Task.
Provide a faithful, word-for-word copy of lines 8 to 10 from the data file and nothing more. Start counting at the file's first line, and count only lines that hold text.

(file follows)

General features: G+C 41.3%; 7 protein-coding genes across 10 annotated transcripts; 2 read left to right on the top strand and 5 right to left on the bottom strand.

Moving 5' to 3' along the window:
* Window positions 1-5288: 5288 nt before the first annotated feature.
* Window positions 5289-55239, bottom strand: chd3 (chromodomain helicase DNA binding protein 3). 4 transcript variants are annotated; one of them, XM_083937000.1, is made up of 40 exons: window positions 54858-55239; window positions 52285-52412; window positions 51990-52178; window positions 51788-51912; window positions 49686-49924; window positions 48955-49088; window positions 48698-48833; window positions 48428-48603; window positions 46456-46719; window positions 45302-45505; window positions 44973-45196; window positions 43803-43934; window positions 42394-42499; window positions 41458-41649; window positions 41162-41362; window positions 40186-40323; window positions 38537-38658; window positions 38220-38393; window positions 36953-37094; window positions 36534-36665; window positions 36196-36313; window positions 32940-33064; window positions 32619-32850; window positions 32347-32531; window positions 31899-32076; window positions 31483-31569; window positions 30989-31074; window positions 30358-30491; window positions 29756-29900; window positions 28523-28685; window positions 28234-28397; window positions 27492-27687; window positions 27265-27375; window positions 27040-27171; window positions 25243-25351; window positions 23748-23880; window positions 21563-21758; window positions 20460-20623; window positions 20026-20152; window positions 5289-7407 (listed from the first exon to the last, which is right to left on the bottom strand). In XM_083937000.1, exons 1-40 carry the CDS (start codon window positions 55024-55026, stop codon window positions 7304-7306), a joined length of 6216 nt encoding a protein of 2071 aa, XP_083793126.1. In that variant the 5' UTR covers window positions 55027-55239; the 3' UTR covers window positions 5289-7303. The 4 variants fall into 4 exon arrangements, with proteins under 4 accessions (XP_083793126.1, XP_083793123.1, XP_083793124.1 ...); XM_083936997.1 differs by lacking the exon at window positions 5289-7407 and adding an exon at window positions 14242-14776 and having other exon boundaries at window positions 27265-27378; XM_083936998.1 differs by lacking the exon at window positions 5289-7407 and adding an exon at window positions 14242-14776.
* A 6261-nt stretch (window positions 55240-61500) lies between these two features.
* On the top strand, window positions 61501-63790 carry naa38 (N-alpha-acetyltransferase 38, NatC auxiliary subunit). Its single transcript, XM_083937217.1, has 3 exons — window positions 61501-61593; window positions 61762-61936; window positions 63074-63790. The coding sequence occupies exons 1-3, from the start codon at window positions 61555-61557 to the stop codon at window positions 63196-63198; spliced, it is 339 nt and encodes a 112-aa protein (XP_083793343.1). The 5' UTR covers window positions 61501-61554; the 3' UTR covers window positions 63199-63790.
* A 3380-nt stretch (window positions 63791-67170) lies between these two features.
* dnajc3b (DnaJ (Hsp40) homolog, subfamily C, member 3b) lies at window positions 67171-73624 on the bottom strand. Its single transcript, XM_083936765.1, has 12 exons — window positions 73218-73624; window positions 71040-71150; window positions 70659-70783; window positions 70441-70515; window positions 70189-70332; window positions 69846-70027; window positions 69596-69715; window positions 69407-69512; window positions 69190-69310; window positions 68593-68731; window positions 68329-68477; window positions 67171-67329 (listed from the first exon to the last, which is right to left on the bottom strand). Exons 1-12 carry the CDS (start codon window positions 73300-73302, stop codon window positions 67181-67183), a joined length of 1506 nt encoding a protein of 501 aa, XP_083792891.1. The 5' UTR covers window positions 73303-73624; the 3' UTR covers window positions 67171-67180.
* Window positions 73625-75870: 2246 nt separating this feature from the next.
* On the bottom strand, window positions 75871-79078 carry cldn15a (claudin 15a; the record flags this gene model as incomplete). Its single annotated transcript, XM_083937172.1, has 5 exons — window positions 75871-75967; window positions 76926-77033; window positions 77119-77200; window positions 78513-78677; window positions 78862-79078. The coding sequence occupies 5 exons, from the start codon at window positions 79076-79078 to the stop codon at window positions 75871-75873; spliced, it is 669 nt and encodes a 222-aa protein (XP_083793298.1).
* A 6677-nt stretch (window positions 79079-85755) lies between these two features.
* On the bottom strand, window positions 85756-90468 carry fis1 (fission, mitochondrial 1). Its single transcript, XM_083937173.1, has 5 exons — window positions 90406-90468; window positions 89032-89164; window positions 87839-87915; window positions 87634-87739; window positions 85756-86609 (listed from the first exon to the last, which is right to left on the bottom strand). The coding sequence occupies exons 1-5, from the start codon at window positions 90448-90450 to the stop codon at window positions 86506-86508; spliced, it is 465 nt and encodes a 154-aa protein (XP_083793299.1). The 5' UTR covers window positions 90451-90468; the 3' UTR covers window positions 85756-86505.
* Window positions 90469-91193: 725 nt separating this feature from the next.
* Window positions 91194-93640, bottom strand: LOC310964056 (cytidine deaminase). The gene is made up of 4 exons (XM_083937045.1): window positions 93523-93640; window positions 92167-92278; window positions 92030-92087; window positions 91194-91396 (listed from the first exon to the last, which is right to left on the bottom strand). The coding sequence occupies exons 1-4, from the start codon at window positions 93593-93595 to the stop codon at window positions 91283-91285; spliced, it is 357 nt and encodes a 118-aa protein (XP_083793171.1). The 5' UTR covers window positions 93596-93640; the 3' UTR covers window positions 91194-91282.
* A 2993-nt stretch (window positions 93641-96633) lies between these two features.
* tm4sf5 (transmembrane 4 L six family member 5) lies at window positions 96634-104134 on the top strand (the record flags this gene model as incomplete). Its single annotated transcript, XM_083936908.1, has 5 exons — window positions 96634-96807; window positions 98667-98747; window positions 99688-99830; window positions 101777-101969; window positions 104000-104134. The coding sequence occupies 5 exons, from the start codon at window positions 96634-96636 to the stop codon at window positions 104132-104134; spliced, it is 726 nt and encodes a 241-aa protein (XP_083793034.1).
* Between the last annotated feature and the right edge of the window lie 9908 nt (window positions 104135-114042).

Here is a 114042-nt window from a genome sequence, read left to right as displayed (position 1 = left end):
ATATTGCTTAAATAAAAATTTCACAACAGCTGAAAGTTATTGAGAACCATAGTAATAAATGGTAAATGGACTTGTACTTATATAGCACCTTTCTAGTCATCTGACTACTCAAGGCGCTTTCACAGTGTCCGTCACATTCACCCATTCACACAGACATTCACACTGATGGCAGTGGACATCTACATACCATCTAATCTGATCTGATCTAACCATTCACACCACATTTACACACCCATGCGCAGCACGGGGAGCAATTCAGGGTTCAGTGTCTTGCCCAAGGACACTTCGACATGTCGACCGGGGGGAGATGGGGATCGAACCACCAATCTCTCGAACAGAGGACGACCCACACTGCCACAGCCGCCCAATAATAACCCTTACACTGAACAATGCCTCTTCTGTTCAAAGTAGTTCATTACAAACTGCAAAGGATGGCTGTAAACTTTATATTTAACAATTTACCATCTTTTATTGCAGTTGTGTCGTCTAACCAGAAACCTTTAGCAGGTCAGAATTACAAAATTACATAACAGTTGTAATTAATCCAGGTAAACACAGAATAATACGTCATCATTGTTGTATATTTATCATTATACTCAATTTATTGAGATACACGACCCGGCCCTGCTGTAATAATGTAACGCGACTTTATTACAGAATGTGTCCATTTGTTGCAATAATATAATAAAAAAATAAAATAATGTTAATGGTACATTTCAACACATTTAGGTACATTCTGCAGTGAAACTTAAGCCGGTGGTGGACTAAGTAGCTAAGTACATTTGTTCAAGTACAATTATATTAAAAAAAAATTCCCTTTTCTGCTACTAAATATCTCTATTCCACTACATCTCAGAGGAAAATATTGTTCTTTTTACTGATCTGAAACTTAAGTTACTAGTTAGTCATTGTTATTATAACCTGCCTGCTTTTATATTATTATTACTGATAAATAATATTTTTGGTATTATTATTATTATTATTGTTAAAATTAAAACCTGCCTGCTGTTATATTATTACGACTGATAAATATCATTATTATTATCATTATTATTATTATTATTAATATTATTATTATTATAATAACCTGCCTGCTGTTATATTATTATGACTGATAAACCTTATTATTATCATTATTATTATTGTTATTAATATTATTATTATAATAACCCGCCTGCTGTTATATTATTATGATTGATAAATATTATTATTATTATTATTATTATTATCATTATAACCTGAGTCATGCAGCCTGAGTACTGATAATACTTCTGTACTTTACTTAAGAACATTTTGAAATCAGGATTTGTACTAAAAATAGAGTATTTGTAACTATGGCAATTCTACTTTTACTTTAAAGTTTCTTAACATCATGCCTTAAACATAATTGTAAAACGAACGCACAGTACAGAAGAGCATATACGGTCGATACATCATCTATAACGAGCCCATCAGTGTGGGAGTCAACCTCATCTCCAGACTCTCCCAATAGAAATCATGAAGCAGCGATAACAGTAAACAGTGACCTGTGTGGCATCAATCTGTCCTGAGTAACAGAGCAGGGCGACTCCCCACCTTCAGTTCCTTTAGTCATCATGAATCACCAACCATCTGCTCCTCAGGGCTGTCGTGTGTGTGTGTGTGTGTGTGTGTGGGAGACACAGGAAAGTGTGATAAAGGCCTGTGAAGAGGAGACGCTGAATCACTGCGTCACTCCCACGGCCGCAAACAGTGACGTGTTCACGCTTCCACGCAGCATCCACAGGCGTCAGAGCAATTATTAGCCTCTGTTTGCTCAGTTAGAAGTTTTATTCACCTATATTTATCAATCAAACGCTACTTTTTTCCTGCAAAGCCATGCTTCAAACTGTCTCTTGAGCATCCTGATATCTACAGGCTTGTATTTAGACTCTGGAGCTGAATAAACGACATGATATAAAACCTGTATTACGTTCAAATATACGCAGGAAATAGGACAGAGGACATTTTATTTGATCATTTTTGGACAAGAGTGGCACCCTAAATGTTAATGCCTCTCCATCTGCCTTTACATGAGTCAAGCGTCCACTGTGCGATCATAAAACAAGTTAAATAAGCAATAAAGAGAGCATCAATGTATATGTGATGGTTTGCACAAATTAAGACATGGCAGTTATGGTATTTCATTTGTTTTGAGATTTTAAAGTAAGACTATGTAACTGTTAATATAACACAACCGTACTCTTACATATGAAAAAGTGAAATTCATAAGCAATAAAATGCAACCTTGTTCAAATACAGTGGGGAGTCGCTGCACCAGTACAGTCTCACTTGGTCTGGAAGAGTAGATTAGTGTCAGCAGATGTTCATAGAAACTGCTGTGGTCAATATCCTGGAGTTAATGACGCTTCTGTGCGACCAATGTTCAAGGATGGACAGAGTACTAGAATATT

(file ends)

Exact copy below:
* dnajc3b (DnaJ (Hsp40) homolog, subfamily C, member 3b) lies at window positions 67171-73624 on the bottom strand. Its single transcript, XM_083936765.1, has 12 exons — window positions 73218-73624; window positions 71040-71150; window positions 70659-70783; window positions 70441-70515; window positions 70189-70332; window positions 69846-70027; window positions 69596-69715; window positions 69407-69512; window positions 69190-69310; window positions 68593-68731; window positions 68329-68477; window positions 67171-67329 (listed from the first exon to the last, which is right to left on the bottom strand). Exons 1-12 carry the CDS (start codon window positions 73300-73302, stop codon window positions 67181-67183), a joined length of 1506 nt encoding a protein of 501 aa, XP_083792891.1. The 5' UTR covers window positions 73303-73624; the 3' UTR covers window positions 67171-67180.
* Window positions 73625-75870: 2246 nt separating this feature from the next.
* On the bottom strand, window positions 75871-79078 carry cldn15a (claudin 15a; the record flags this gene model as incomplete). Its single annotated transcript, XM_083937172.1, has 5 exons — window positions 75871-75967; window positions 76926-77033; window positions 77119-77200; window positions 78513-78677; window positions 78862-79078. The coding sequence occupies 5 exons, from the start codon at window positions 79076-79078 to the stop codon at window positions 75871-75873; spliced, it is 669 nt and encodes a 222-aa protein (XP_083793298.1).